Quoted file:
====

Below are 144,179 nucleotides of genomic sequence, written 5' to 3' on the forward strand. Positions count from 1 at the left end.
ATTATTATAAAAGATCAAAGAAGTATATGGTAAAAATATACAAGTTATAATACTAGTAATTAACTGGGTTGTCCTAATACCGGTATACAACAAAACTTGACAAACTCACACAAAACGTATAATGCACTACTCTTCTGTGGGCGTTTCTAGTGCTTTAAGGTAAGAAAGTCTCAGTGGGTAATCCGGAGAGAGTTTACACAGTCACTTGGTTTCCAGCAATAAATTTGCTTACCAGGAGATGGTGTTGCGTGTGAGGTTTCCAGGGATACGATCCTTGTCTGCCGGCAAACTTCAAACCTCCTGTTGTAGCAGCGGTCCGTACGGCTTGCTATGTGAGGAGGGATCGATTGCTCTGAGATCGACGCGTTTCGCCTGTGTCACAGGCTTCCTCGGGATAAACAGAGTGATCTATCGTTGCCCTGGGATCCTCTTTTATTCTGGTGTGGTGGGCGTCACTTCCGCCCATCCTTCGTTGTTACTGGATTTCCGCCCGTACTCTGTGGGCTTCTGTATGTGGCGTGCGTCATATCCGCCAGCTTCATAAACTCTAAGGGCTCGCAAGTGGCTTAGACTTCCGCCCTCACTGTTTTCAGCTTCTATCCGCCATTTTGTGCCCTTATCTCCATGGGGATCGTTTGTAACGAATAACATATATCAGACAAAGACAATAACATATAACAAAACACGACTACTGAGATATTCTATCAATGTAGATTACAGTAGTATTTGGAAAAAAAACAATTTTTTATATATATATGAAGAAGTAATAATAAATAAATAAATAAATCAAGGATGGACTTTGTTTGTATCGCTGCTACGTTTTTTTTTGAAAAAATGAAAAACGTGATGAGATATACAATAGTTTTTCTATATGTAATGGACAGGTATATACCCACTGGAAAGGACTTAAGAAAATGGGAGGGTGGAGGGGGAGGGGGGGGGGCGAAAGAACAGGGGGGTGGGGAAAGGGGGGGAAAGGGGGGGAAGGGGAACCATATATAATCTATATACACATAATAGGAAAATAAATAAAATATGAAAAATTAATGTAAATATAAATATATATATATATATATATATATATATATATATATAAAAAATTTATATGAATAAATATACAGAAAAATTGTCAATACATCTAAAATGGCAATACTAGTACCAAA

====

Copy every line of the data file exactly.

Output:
Below are 144,179 nucleotides of genomic sequence, written 5' to 3' on the forward strand. Positions count from 1 at the left end.
ATTATTATAAAAGATCAAAGAAGTATATGGTAAAAATATACAAGTTATAATACTAGTAATTAACTGGGTTGTCCTAATACCGGTATACAACAAAACTTGACAAACTCACACAAAACGTATAATGCACTACTCTTCTGTGGGCGTTTCTAGTGCTTTAAGGTAAGAAAGTCTCAGTGGGTAATCCGGAGAGAGTTTACACAGTCACTTGGTTTCCAGCAATAAATTTGCTTACCAGGAGATGGTGTTGCGTGTGAGGTTTCCAGGGATACGATCCTTGTCTGCCGGCAAACTTCAAACCTCCTGTTGTAGCAGCGGTCCGTACGGCTTGCTATGTGAGGAGGGATCGATTGCTCTGAGATCGACGCGTTTCGCCTGTGTCACAGGCTTCCTCGGGATAAACAGAGTGATCTATCGTTGCCCTGGGATCCTCTTTTATTCTGGTGTGGTGGGCGTCACTTCCGCCCATCCTTCGTTGTTACTGGATTTCCGCCCGTACTCTGTGGGCTTCTGTATGTGGCGTGCGTCATATCCGCCAGCTTCATAAACTCTAAGGGCTCGCAAGTGGCTTAGACTTCCGCCCTCACTGTTTTCAGCTTCTATCCGCCATTTTGTGCCCTTATCTCCATGGGGATCGTTTGTAACGAATAACATATATCAGACAAAGACAATAACATATAACAAAACACGACTACTGAGATATTCTATCAATGTAGATTACAGTAGTATTTGGAAAAAAAACAATTTTTTATATATATATGAAGAAGTAATAATAAATAAATAAATAAATCAAGGATGGACTTTGTTTGTATCGCTGCTACGTTTTTTTTTGAAAAAATGAAAAACGTGATGAGATATACAATAGTTTTTCTATATGTAATGGACAGGTATATACCCACTGGAAAGGACTTAAGAAAATGGGAGGGTGGAGGGGGAGGGGGGGGGGCGAAAGAACAGGGGGGTGGGGAAAGGGGGGGAAAGGGGGGGAAGGGGAACCATATATAATCTATATACACATAATAGGAAAATAAATAAAATATGAAAAATTAATGTAAATATAAATATATATATATATATATATATATATATATATATATAAAAAATTTATATGAATAAATATACAGAAAAATTGTCAATACATCTAAAATGGCAATACTAGTACCAAA